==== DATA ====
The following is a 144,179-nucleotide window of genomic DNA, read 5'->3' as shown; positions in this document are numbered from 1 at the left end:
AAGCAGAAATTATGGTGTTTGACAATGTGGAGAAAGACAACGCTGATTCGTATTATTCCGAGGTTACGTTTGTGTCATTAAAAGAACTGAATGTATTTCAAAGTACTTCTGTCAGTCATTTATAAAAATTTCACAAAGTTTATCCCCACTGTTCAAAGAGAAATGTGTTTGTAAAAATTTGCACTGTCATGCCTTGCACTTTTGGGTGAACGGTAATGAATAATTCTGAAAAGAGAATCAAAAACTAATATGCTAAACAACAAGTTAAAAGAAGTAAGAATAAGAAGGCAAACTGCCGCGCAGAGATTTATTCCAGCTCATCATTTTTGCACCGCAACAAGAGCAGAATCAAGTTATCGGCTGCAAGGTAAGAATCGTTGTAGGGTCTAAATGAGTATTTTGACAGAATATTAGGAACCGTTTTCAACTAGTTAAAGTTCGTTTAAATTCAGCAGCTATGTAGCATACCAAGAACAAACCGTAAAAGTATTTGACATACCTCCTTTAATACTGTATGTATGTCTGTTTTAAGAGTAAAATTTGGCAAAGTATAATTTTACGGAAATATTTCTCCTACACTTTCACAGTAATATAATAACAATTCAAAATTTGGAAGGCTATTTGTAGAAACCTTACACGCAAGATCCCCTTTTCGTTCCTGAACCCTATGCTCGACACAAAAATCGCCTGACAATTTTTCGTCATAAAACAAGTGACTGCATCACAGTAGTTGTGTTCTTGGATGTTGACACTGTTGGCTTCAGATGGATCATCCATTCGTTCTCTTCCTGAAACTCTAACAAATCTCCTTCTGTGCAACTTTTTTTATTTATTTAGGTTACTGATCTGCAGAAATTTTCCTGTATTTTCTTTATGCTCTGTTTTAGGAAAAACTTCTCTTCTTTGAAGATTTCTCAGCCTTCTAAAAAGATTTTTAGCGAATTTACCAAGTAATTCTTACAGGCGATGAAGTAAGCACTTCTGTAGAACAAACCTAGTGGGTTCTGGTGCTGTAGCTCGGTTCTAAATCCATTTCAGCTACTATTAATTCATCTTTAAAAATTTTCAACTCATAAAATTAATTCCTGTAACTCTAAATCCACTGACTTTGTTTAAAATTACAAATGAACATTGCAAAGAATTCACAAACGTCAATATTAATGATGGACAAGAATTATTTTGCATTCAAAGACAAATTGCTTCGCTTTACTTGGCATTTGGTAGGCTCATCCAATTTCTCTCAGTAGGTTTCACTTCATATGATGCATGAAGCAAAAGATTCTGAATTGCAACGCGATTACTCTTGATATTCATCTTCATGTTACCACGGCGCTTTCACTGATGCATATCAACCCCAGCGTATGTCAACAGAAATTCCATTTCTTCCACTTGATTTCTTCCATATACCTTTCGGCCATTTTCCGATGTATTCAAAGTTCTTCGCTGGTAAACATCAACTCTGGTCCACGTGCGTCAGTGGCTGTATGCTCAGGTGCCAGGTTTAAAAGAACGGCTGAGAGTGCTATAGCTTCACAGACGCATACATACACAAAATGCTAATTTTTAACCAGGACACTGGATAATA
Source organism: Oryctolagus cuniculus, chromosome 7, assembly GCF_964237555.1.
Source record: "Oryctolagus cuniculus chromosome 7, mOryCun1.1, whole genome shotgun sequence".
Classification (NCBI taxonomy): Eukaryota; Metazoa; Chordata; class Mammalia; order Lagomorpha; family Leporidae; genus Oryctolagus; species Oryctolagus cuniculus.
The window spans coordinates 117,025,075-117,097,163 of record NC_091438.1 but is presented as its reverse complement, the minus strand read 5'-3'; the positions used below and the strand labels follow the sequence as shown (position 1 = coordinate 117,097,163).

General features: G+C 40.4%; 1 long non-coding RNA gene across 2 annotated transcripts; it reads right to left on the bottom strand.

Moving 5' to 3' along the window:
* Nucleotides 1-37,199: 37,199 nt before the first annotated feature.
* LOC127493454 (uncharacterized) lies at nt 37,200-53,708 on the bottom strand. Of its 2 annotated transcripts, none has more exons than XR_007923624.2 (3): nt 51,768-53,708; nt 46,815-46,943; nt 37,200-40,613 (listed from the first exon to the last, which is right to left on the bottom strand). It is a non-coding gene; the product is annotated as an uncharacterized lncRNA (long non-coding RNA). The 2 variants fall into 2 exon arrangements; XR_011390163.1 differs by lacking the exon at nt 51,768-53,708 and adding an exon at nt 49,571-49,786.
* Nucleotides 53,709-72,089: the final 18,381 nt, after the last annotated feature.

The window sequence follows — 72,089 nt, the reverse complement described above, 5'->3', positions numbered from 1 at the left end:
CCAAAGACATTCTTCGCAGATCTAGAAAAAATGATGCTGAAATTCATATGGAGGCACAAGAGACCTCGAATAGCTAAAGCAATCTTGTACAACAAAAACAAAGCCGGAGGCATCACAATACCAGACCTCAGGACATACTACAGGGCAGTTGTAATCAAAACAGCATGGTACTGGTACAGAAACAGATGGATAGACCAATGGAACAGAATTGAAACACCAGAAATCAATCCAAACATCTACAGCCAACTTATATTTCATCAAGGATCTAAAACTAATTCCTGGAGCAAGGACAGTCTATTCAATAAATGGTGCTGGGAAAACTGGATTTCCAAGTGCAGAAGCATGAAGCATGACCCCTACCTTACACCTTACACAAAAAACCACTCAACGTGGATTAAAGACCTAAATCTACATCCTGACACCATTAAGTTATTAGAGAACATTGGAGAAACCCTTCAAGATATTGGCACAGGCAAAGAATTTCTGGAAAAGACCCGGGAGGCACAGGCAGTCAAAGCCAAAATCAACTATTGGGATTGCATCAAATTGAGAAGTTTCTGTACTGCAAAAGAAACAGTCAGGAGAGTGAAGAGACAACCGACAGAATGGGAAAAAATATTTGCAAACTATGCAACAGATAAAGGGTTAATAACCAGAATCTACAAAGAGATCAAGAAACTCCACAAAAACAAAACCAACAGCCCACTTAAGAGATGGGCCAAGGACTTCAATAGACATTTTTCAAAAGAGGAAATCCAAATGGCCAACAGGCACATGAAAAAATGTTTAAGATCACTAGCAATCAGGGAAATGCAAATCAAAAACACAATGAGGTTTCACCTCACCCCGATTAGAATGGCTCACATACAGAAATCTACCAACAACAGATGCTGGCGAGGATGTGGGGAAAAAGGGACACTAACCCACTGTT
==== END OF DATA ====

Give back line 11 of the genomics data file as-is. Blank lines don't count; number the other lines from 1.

* Nucleotides 53,709-72,089: the final 18,381 nt, after the last annotated feature.